• This is the first research brief in a three-part series that looks at Asia in the ageing century. This briefing sets the demographic context. With a focus on the countries of East and South-East Asia, it summarises past and projected trends and highlights the latest research in the area, including projects conducted by CEPAR researchers.
• In total population terms Asia’s growth is expected to slow, but within 30 years it will still add one billion people to the world’s population. By then, East and South- East Asia’s population growth will have stabilised. The more significant change will be the region’s age structure. Half of the extra one billion Asians by 2040 will be over 65. The ratio of the older (65+) to the working-age population (15-64) will more than triple in many countries of East and South-East Asia by 2050. China will by then have an older population than Australia or the United States.
• Driving this demographic transition are increases in life expectancy and decreases in fertility, taking place at much lower levels of development than in the west. Life expectancy in China, for example, is a mere 3.5 years less than in the United States, even though income per capita in the US is ten times that of China.
• The demographic dividend of large cohorts of young people was until now a boon to economic growth. There is now a window of opportunity of around a decade or so before the proportions of working-age populations across East and South-East Asia start to substantially decline. This means that now is the time to set up policies, institutions, and economic structures that will be favourable in the later stages of demographic shift, before ageing becomes a headwind hindering economic growth.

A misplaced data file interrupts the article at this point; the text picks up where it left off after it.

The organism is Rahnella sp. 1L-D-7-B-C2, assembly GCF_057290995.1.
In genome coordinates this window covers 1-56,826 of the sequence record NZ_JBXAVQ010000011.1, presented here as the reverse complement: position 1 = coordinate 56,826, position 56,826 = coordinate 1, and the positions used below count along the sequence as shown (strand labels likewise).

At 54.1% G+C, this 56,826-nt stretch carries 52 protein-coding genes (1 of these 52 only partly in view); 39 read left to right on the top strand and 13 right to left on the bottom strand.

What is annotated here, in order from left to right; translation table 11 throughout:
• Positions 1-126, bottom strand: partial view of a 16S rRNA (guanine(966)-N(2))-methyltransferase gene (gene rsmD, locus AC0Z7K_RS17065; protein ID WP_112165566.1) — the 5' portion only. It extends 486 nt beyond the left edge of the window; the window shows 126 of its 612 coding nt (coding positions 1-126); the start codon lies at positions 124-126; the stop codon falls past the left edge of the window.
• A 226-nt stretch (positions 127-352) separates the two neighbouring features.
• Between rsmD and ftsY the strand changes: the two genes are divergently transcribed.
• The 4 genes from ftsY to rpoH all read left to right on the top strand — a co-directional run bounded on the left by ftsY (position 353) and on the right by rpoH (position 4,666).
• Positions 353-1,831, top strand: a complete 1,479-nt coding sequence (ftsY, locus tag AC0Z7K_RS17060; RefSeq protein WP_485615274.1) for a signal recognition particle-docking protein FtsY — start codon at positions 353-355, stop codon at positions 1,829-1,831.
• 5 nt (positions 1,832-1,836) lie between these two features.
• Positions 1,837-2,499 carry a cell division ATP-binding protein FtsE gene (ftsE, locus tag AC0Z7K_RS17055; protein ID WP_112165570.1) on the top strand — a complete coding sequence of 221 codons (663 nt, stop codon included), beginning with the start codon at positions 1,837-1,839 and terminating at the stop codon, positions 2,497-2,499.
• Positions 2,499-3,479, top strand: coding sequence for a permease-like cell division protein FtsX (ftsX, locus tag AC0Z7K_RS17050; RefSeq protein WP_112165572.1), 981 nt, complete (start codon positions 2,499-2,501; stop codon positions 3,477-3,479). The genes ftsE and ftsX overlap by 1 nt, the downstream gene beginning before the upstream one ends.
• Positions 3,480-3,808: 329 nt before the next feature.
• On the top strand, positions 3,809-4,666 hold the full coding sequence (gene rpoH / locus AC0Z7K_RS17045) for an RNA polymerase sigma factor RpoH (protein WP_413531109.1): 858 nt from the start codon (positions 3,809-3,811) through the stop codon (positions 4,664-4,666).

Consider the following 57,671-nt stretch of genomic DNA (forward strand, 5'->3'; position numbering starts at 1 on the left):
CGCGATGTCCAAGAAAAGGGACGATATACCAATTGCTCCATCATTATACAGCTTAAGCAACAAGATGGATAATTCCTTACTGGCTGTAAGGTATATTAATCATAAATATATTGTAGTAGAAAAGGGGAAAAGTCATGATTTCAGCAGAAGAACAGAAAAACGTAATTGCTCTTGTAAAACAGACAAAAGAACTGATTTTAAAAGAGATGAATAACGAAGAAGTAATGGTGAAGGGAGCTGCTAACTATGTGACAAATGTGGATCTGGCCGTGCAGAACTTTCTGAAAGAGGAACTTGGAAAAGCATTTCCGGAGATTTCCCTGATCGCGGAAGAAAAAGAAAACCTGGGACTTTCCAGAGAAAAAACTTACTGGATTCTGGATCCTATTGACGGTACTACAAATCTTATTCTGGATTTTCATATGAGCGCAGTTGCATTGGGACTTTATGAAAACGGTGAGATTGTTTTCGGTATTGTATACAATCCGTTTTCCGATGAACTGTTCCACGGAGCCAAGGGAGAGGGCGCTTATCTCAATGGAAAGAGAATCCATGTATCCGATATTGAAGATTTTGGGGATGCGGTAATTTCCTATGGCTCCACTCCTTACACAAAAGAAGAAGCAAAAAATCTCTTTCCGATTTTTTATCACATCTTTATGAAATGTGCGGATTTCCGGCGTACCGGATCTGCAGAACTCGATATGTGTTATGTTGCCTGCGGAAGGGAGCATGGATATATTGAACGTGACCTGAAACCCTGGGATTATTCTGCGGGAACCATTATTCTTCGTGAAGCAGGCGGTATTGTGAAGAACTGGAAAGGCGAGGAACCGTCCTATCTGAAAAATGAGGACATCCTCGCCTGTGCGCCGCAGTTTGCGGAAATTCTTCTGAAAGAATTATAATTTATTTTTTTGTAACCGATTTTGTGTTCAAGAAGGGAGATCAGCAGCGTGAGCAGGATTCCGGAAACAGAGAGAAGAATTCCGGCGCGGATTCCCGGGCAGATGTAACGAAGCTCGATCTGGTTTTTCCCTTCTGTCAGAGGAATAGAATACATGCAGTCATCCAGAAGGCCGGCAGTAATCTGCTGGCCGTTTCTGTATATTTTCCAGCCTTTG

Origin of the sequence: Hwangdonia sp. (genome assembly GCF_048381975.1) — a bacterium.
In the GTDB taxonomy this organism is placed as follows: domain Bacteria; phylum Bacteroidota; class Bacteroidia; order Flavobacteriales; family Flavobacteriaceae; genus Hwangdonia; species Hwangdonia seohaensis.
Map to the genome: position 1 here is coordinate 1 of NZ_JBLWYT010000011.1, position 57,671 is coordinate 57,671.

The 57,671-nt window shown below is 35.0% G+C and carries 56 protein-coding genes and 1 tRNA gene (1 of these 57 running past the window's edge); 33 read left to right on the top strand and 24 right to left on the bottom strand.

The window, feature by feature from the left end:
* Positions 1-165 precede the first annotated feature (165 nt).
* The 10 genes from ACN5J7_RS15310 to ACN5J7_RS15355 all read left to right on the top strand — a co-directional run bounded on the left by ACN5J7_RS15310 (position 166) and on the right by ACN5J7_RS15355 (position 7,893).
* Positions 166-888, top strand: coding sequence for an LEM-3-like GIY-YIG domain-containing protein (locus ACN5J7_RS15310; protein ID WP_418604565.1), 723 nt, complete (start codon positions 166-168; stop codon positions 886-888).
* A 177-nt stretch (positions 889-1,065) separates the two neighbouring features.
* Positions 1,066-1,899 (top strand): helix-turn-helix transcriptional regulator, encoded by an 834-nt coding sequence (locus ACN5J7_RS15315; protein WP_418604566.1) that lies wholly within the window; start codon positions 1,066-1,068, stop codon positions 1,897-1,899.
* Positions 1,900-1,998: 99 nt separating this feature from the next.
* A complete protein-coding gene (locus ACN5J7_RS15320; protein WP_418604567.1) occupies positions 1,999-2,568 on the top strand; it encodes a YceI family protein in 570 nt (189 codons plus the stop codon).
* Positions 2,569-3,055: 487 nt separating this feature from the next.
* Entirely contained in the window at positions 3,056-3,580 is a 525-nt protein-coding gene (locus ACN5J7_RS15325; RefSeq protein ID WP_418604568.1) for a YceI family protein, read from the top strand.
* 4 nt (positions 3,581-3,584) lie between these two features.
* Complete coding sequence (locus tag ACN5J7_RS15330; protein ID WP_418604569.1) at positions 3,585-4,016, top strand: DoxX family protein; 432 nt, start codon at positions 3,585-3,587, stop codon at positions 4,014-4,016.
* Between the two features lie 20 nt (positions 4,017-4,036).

• Future growth will rely more heavily on that other dynamo of East Asian economic growth: higher productivity per worker as urbanisation drives farmers to factories, or, with slowing urbanisation, as technology and education raise the efficiency of existing urban (and rural) workers. Even as China’s urbanisation growth slows, India and China are expected to add half a billion to Asia’s urban population in the next 20 years.
• In addition to these trends, the brief discusses social trends and how ageing, urbanisation, and the changing social fabric are eroding traditional support systems.
• In parts II and III of the series, the discussion covers two areas of economic activity of particular importance to the demographic transition: the means of providing retirement income on the one hand and healthcare on the other.
• The overall message is clear. The Asian century will also be the ageing century – an important concept to grasp for countries, institutions, and individuals wishing to understand their place in its future.